Aimee Patton

A pleasantly eccentric take on politics

Last night was Paul Ryan’s night.

Paul, Sky Blue Tie, Ryan.

Have I ever mentioned that sky blue is my favorite color?  I fully believe that the Republicans knew that and purposefully had him wear a sky blue tie to seduce me to vote Republican.  It almost worked!  Granted I had to snap out of my trance and Google the speech after the fact to fill myself in on what I missed.  I admit, I’m that easy sometimes…with voting!

So glad I did and now I’m back to voting Democrat.  Whew…that was close!

Reviewing Ryan’s speech after I came out of my sky blue tie trance, I came across this quote from Ryan, “My dad used to say to me: ‘Son, you have a choice. You can be part of the problem, or you can be part of the solution.”

I recall the night before Chris Christie spoke about what his mother taught him. “The greatest lesson Mom ever taught me, though, was this one: she told me there would be times in your life when you have to choose between being loved and being respected. She said to always pick being respected, that love without respect was always fleeting — but that respect could grow into real, lasting love.”

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This had me thinking.  If I was giving my speech at a political convention, what nugget of advice from my parent or grandparent would be the backbone of my speech about character and greatness?

So I started to think….

“Stand-up straight!” My mom said this almost daily.  This wasn’t about standing up for values, this was really because I slouched my shoulders all the time.  She did that thing where she ran her fingers down my back.  I could probably leave that part out and use it in a speech about standing up straight for values.  It could be our secret about her true meaning.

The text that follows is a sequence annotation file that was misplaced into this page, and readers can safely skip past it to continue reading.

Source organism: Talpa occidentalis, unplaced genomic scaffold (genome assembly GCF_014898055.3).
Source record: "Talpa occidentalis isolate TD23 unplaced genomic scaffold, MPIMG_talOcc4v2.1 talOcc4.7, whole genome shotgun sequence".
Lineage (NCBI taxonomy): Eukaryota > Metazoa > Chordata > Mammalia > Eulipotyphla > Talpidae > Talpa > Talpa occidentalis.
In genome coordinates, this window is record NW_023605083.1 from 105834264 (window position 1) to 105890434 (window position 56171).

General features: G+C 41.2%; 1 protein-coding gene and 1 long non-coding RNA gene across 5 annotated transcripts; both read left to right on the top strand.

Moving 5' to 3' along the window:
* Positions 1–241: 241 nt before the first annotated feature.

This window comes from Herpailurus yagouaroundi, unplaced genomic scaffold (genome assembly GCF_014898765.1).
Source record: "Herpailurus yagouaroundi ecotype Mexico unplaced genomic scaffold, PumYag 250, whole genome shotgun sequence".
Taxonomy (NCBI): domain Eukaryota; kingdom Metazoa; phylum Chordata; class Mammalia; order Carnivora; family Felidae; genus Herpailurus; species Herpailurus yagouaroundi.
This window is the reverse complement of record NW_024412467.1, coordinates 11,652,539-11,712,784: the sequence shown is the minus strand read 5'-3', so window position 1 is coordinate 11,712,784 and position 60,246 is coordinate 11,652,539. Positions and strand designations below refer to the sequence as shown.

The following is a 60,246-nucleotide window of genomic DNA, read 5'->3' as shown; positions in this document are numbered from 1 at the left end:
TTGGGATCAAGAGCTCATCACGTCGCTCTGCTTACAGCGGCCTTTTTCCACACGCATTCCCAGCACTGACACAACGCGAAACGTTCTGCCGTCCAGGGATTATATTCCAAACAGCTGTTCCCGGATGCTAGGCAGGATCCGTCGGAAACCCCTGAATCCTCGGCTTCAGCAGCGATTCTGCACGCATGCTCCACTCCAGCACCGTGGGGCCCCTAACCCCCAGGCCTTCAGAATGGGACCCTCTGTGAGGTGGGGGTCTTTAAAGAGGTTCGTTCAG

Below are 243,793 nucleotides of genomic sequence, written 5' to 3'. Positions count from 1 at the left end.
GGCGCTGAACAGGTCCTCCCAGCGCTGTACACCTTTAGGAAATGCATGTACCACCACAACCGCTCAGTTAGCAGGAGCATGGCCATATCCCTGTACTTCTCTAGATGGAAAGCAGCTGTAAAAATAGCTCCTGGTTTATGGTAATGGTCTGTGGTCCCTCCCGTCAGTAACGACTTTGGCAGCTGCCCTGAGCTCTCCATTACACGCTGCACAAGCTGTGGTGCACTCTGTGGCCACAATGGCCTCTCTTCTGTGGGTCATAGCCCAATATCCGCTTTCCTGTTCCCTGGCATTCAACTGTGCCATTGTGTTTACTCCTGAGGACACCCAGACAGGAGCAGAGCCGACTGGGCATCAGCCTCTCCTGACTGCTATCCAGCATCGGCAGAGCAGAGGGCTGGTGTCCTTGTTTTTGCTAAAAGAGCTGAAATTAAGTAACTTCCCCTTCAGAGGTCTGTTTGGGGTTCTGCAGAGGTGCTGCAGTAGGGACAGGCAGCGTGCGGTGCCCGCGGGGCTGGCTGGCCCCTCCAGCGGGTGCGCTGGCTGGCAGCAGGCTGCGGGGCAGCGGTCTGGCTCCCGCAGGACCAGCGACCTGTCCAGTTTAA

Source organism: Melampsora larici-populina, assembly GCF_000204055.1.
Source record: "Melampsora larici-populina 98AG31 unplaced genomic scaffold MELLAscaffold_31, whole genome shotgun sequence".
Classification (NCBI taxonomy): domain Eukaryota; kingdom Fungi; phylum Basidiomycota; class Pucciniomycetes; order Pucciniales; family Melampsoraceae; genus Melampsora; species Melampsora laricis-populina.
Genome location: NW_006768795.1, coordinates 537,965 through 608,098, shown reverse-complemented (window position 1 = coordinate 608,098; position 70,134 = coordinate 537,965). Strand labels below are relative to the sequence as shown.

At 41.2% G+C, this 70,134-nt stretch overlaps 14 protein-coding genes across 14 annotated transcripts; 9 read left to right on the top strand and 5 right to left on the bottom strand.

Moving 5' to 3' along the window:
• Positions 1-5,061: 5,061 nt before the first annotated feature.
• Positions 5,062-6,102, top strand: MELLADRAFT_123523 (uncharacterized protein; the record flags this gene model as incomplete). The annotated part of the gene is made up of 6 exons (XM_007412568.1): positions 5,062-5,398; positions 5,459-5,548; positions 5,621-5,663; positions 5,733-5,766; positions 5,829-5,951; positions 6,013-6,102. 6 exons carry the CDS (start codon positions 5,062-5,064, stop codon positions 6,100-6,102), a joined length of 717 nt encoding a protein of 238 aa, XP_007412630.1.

“Boys will say anything to get in your pants.  Don’t believe them.” My Dad said this when I was a teenager.   This one would be harder work into a political convention speech.  Maybe I could say something like, the government is trying to get into your pants and we are going to stop them.  Oh heck, I guess I could lean on the speech writers to come up with some gem.

“Don’t ever wear a watch. It’s a good excuse to ask boys what time it is.” My grandmother when I was about 13.  We could spin this one to say government can’t be bothered to watch every second when it comes to taking the time to work on our problems.  It’s a stretch, but hey not everyone has the brilliant soundbites that Ryan and Christie seem to have.

“Don’t EVER say the word seven at a craps table.”  This one has served me well over the years.  I don’t think it will ever work for a political speech, but if you are reading this, trust me, my dad is the best craps player I know.  Just jot that one down for future use.

No wait! This one will work: “You know we have a lot of funny notions born inside of us, Half-Pint. The funniest is that we’re supposed to hide the way we feel about people. Let me tell you, everybody wants to know that they are loved, or needed, or cared about. Anybody who doesn’t want to know that has something wrong with them.”  Charles Ingalls

Ok, ok so it’s from Pa Ingalls from Little House on the Prairie.  If I take the Half-Pint out, no one would really know.

Now that I’m raising a child and her path may lead her up on the stage accepting her nomination for President, I better step my game up.  I need to come up with some amazing quotes so that when she is thinking about her acceptance speech she can quote me.  It better be something better then what I told her yesterday: “yes I’ll get you more ketchup for your chicken nuggets.” That’s probably not going to inspire a nation.

Oy, the pressure!




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